Patients treated at specialist units at weekends for major trauma are just as likely to survive as those admitted on week days, a study found.
Research led by Oxford University found no signs of higher death rates, or the "weekend effect", for patients brought to major trauma centres (MTCs) on Saturdays or Sundays.
The study hunted for evidence that people arriving at hospital at the weekends had worse outcomes than those admitted on week days, examining data from the 22 MTCs in England that care for just adults or both adults and children.
But it found outcomes were comparable, irrespective of the day patients were brought in.
Dr David Metcalfe, who led the research, said the findings suggested it is "worthwhile" to offer the same level of service for seriously injured patients at weekends.
Treatment for people who have suffered major trauma such as road crashes, severe assault or gun and knife wounds was reorganised in England and Wales in 2012, focusing resources into a number of small, specialised hospitals.
Consultants are on hand every day of the week, and doctors also have round-the-clock access to operating theatres, CT scans and other treatment facilities.
Previous studies have suggested that patients admitted to NHS hospitals at weekends have worse outcomes than those brought in during the week.
Figures from NHS Digital from 137 hospitals show patients admitted to hospitals at weekends are 15% more likely to die within a month, while those discharged on a Sunday have 40% more chance of being rushed back to A&E within 30 days than if they left hospital during the week.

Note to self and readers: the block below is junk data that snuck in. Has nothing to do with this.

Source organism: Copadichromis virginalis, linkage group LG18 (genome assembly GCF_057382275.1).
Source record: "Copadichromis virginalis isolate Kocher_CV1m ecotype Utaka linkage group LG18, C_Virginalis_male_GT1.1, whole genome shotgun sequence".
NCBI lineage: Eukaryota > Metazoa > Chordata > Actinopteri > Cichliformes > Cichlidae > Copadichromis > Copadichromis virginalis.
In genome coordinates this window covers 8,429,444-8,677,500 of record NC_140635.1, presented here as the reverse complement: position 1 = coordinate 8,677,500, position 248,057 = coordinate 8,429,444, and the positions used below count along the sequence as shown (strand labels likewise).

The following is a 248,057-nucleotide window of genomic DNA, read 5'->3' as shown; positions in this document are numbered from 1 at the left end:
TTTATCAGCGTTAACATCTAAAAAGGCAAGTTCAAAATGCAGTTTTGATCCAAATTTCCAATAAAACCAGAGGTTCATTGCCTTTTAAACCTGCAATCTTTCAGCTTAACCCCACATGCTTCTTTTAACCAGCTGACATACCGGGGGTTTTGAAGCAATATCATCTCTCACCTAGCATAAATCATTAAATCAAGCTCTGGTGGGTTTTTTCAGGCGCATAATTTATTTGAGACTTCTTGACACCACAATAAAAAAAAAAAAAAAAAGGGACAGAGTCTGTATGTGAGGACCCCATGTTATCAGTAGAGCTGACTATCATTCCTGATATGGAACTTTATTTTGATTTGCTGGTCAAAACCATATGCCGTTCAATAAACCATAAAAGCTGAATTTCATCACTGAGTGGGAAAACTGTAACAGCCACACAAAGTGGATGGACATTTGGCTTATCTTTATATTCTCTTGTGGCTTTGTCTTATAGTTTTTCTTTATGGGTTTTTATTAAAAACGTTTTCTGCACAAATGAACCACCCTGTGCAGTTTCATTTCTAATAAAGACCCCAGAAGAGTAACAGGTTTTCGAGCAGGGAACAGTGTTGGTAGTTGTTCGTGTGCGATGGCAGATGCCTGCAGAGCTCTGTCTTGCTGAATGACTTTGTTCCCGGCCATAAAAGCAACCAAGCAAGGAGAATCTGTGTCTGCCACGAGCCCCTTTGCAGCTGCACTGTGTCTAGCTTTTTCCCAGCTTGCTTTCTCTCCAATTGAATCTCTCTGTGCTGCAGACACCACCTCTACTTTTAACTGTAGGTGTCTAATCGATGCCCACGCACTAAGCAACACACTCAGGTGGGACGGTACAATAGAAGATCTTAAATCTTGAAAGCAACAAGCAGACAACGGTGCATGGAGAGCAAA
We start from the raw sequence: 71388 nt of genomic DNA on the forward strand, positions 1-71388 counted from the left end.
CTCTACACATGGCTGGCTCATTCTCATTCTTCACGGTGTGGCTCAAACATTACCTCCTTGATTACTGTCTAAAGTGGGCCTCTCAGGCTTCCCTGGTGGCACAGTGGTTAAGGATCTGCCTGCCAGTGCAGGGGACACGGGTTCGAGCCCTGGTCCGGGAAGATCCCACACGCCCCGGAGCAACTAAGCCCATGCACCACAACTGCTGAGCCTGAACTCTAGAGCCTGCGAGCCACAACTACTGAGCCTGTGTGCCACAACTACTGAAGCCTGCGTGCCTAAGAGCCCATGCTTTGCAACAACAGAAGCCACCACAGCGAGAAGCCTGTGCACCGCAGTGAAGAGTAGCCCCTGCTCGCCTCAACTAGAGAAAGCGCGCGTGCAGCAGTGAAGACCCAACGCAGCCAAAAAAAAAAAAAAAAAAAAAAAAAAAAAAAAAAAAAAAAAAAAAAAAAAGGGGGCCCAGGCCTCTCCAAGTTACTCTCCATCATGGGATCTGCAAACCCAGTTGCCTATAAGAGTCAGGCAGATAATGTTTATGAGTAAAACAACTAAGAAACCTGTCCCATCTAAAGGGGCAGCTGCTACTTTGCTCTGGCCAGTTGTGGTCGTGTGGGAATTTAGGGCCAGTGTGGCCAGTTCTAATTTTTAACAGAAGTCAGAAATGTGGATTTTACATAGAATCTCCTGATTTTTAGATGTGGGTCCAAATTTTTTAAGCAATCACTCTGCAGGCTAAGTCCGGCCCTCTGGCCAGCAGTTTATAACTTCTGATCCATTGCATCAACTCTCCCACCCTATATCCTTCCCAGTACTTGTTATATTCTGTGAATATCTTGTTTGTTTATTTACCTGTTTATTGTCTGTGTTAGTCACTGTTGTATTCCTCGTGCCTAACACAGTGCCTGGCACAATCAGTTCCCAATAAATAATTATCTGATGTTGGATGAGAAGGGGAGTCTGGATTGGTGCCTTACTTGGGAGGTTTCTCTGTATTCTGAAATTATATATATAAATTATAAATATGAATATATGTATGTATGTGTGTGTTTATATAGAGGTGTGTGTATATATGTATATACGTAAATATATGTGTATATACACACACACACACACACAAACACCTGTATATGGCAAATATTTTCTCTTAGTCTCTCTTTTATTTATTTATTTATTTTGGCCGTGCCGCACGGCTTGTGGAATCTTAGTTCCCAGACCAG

But the researchers found no discernible difference in the proportions of patients that died or made a good recovery based on when they arrived at specialist trauma units.
The study examined the results of 49,070 patients treated for severe injuries at the MTCs since each unit was set up.
Some 63.9% of all major trauma patients admitted on week days made a good recovery, compared with 64.1% on weekends, while 63.9% made good recoveries after being admitted on week nights, almost the same as the 63.5% brought in on weekend nights.
Death rates were similarly comparable.
Of the patients admitted on week days, 8.5% died, against 8.4% who died after admission on weekend days. Of those brought to the centres on week nights, 8.4% died, against 7.9% admitted on weekend nights.
The researchers concluded that while the idea of the "weekend effect" has become largely "ubiquitous", it is "undetectable in an all-hours consultant-led major trauma service".
Dr Metcalfe said: "We thought if we look and find that still patients have worse outcomes, even despite that reorganisation of resources, then that would suggest that worse outcomes at the weekends aren't actually related to how the service is organised.
"But we found that the 'weekend effect' doesn't appear to exist for severely injured patients in major trauma centres."
Data for major trauma outcomes before the MTCs were set up was not collected in the same way and so cannot be compared, Dr Metcalfe said.
However, he added: "It might be surmised that reorganising services in that way could be an answer to ensuring that patients get the same care regardless of when they come to hospital.
"It is an indicator, I think, in the context of other studies that have been published recently, that it is a worthwhile exercise to try and provide the same level of service for patients who have emergency conditions at the weekend."
A National Audit Office (NAO) report in 2010 estimated there are at least 20,000 cases of major trauma each year in England, resulting in 5,400 deaths.